Reeves Brothers Inc. v.
copyright 2007 Donald M. Cameron
At p. 157:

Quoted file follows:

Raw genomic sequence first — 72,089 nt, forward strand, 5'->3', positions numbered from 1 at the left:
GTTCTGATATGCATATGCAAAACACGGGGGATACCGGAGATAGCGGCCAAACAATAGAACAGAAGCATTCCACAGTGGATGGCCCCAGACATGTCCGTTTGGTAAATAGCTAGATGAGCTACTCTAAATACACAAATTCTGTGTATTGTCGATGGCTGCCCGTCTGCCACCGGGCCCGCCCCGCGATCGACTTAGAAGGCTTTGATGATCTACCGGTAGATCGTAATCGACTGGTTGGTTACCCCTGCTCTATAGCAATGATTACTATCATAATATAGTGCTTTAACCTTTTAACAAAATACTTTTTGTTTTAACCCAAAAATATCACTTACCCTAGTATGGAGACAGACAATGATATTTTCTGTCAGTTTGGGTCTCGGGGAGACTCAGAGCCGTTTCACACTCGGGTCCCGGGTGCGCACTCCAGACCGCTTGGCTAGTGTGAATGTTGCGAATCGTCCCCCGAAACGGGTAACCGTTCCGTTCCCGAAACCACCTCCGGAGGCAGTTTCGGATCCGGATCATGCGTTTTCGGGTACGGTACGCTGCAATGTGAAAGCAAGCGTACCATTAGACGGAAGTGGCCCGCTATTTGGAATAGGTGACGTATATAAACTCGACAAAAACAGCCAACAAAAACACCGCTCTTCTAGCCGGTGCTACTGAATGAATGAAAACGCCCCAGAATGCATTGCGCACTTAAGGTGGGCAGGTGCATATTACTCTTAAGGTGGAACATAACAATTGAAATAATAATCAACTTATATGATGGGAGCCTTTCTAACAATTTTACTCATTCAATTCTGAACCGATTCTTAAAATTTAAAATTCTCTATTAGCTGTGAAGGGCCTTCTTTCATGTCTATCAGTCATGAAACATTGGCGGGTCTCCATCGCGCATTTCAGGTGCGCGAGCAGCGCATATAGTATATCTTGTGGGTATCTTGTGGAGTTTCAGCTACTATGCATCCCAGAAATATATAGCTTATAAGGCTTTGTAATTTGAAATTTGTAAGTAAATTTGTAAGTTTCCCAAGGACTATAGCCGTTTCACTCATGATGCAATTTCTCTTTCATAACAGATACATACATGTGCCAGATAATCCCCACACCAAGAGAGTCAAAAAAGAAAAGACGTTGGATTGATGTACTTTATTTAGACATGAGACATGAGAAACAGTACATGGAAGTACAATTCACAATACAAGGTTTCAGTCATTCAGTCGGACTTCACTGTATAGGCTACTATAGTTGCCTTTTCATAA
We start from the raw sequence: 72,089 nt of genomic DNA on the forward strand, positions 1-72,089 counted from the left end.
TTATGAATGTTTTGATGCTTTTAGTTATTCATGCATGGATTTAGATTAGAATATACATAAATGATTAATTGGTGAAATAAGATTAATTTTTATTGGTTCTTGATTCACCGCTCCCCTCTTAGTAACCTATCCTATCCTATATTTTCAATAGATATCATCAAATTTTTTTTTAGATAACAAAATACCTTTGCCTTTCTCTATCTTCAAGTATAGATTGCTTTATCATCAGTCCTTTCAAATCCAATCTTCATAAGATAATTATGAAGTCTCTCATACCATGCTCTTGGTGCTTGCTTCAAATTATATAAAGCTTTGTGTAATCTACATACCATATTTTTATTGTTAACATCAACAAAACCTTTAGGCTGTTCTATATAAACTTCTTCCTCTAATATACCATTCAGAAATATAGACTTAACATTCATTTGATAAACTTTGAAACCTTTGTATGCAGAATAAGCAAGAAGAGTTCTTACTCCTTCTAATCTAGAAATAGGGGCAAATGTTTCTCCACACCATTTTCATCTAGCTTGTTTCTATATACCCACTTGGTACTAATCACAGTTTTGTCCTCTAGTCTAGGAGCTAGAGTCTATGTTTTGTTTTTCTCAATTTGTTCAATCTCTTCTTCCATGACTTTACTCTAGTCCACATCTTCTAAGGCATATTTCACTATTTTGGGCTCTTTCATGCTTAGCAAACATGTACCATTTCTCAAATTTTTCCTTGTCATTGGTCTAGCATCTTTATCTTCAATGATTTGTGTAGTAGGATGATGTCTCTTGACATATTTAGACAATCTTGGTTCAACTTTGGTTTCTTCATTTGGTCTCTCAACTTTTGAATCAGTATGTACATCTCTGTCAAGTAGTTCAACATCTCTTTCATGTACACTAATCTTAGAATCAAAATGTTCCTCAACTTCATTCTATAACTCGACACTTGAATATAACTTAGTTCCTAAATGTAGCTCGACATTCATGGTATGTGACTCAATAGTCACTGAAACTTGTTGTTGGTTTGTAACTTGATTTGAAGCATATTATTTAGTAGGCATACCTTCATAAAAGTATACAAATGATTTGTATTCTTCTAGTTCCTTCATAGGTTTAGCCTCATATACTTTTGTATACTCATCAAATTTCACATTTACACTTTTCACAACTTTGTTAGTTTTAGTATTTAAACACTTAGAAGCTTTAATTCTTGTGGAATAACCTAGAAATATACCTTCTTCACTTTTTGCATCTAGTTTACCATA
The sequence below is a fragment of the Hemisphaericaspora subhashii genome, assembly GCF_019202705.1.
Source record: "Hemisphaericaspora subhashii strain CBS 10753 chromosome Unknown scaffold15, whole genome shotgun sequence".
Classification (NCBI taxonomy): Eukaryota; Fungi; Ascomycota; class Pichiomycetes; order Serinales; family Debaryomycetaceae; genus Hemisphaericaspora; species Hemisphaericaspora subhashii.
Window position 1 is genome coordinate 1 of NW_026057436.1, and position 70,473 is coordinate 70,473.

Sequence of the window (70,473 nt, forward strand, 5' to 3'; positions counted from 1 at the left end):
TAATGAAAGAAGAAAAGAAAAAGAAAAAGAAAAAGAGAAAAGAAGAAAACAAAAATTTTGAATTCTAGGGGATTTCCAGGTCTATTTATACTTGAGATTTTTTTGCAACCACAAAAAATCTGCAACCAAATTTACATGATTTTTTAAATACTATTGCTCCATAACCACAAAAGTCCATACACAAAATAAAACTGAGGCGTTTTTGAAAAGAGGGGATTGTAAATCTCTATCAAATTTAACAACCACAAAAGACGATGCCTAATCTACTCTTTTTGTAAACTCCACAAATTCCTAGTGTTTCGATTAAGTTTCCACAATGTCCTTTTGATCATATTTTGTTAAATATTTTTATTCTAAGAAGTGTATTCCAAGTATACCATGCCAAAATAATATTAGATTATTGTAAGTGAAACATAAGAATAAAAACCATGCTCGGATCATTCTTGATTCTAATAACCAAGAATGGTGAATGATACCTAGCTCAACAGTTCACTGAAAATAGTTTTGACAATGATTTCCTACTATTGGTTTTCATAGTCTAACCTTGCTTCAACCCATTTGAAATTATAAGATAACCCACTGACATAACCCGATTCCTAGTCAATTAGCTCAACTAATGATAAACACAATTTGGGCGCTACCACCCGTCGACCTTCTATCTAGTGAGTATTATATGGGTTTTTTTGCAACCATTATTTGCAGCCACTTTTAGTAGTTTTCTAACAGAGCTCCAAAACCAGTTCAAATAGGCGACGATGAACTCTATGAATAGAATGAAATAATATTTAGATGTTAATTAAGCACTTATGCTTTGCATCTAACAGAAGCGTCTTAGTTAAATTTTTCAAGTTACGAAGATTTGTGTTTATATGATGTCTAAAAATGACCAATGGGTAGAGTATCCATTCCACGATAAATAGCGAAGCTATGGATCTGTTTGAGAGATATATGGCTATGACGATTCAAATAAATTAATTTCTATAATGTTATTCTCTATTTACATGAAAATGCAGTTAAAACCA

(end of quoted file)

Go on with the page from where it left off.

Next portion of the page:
As I understand it, in order that there may be a finding of anticipation, the prior art must (1) give an exact prior description; (2) give directions which will inevitably result in something within the claims; (3) give clear and unmistakable directions; (4) give information which for the purpose of practical utility is equal to that given by the subject patent; (5) convey information so that a person grappling with the same problem must be able to say "that gives me what I wish"; (6) give information to a person of ordinary knowledge so that he must at once perceive the invention; (7) in the absence of explicit directions, teach an "inevitable result" which "can only be proved by experiments"; and (8) satisfy all these tests in a single document without making a mosaic. These tests are enunciated in the following cases: Steel Co. of Canada Ltd. v. Sivaco Wire & Nail Co. (1973), 11 C.P.R. (2d) 153 at pp. 189- 92; Pope Appliance Corp. v. Spanish River Pulp & Paper Mills Ltd. (1929), 46 R.P.C. 23 at p. 54; Lovell Mfg. Co. and Maxwell Ltd. v. Beatty Bros. Ltd. (1962), 41 C.P.R. 18 at pp. 45-8, 23 Fox Pat. C. 112; General Tire v. Firestone,  F.S.R. 417 at p. 444; British Thompson-Houston Co. Ltd. v. Metropolitan-Vickers Electrical Co. Ltd. (1928), 45 R.P.C. 1 at pp. 22-4; Letraset Int'l Ltd. v. Dymo Ltd.,  R.P.C. 65 at p. 75; Xerox of Canada Ltd. et al. v. IBM Canada Ltd. (1977), 33 C.P.R. (2d) 24 at pp. 46-8 and 49.
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